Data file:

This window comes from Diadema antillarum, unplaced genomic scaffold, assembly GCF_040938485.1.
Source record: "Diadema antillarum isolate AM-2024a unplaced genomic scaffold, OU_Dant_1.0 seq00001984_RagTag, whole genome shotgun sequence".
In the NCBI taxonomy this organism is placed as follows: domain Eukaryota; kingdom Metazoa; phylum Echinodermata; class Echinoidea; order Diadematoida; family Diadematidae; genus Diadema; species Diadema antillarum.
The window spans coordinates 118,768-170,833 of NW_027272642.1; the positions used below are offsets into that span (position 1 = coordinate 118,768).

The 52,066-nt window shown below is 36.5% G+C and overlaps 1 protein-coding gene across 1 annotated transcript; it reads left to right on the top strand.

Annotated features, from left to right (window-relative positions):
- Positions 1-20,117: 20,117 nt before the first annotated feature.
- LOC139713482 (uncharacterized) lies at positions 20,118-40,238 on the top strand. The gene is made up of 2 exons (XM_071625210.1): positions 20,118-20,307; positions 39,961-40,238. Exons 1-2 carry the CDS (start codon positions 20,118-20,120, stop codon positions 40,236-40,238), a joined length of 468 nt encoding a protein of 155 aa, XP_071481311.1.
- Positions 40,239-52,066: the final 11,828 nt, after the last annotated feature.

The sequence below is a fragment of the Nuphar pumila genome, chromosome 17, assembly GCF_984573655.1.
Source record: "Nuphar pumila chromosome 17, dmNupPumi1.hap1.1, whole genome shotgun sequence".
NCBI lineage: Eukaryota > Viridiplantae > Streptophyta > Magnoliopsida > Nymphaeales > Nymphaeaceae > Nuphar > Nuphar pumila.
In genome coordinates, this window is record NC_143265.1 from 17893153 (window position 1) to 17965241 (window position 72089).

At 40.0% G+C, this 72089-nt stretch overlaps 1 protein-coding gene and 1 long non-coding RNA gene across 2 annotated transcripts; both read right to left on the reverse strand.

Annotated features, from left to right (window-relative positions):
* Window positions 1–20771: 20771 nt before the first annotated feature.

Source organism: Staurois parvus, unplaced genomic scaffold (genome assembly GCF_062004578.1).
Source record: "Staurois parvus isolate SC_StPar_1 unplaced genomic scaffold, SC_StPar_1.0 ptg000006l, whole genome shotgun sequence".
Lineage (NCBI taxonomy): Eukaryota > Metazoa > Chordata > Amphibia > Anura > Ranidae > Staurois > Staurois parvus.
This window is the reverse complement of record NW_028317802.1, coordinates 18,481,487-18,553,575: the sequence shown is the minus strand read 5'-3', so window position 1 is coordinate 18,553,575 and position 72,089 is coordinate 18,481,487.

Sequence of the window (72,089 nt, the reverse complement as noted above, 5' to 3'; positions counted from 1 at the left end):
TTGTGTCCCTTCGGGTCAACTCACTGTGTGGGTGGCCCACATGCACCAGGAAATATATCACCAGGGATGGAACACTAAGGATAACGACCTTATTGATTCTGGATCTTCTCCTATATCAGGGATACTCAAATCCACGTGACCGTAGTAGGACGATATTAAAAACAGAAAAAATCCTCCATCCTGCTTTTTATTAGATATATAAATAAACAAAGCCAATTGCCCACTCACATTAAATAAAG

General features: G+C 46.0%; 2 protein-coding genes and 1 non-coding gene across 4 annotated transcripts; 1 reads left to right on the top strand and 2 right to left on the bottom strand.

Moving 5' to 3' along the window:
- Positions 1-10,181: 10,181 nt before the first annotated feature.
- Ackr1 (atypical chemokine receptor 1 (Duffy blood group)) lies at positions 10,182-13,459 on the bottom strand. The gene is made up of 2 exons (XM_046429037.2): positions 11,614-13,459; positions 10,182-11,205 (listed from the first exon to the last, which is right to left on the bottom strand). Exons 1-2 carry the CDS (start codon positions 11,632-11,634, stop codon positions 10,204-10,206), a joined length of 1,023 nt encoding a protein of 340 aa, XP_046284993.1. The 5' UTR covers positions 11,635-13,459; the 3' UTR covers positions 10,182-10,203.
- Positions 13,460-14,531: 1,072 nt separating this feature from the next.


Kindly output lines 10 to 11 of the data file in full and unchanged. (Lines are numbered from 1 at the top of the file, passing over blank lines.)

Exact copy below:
The sequence below is a fragment of the Nuphar pumila genome, chromosome 17, assembly GCF_984573655.1.
Source record: "Nuphar pumila chromosome 17, dmNupPumi1.hap1.1, whole genome shotgun sequence".